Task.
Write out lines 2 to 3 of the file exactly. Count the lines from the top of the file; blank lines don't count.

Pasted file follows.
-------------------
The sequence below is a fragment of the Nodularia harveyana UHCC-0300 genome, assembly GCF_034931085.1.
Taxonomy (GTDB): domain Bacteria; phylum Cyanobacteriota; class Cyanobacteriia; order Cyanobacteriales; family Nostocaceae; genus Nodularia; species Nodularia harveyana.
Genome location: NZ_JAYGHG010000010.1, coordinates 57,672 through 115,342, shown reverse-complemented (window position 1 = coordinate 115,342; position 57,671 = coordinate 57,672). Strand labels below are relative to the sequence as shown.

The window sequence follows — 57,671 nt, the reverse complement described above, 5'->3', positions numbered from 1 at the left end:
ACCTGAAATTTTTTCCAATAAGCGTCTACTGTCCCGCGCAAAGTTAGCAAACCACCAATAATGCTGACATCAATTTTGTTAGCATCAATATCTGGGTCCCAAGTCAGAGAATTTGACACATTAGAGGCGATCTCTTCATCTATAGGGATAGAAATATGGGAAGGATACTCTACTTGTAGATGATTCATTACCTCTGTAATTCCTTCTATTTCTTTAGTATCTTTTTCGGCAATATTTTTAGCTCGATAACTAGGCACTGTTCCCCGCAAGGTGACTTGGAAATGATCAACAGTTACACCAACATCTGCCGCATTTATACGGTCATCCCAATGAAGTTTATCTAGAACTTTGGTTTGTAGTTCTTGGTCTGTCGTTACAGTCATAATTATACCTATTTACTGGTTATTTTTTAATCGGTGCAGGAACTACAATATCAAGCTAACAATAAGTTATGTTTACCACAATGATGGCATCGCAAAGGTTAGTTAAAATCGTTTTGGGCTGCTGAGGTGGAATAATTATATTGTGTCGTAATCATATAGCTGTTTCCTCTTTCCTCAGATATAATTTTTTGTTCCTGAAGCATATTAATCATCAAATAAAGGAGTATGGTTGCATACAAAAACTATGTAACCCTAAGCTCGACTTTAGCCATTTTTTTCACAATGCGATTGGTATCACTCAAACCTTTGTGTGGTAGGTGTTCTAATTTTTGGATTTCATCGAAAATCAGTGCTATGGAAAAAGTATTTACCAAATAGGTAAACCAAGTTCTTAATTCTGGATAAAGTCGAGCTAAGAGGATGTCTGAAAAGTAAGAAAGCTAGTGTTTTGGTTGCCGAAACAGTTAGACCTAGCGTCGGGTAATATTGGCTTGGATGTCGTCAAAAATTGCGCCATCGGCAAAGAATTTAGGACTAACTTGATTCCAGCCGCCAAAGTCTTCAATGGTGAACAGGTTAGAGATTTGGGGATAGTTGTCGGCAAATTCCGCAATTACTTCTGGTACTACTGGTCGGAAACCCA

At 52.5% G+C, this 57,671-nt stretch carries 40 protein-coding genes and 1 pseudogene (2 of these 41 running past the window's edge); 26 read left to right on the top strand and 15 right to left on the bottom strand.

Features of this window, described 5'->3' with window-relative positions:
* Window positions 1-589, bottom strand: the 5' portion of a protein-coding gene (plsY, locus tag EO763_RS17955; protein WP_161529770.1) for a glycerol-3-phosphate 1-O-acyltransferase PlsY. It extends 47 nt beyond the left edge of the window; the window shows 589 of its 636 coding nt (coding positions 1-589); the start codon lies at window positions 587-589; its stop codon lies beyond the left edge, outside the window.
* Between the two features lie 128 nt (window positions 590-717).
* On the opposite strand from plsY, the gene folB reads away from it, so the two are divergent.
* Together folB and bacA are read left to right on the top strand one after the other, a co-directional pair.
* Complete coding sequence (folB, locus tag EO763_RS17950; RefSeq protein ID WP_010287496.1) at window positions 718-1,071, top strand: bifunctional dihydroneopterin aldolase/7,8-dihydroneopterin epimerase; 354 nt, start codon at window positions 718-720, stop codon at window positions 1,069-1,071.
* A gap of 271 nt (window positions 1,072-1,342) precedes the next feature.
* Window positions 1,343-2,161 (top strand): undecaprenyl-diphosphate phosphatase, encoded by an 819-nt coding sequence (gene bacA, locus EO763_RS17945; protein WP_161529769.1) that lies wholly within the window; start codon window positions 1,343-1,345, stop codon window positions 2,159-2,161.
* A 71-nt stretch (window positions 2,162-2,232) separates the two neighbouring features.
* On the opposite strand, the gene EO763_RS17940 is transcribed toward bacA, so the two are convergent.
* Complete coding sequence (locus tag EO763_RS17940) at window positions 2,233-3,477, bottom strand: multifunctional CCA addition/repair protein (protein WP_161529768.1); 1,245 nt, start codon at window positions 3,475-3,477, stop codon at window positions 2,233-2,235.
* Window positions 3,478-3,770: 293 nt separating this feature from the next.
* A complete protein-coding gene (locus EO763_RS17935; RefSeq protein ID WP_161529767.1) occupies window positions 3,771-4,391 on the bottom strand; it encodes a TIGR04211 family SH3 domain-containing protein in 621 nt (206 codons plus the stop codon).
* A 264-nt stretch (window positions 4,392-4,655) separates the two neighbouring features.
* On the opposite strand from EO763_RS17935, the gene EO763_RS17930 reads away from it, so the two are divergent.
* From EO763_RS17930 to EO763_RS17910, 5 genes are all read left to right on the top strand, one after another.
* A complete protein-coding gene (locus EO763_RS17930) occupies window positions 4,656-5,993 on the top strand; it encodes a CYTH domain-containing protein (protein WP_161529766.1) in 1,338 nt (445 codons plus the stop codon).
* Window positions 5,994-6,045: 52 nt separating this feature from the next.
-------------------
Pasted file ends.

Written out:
Taxonomy (GTDB): domain Bacteria; phylum Cyanobacteriota; class Cyanobacteriia; order Cyanobacteriales; family Nostocaceae; genus Nodularia; species Nodularia harveyana.
Genome location: NZ_JAYGHG010000010.1, coordinates 57,672 through 115,342, shown reverse-complemented (window position 1 = coordinate 115,342; position 57,671 = coordinate 57,672). Strand labels below are relative to the sequence as shown.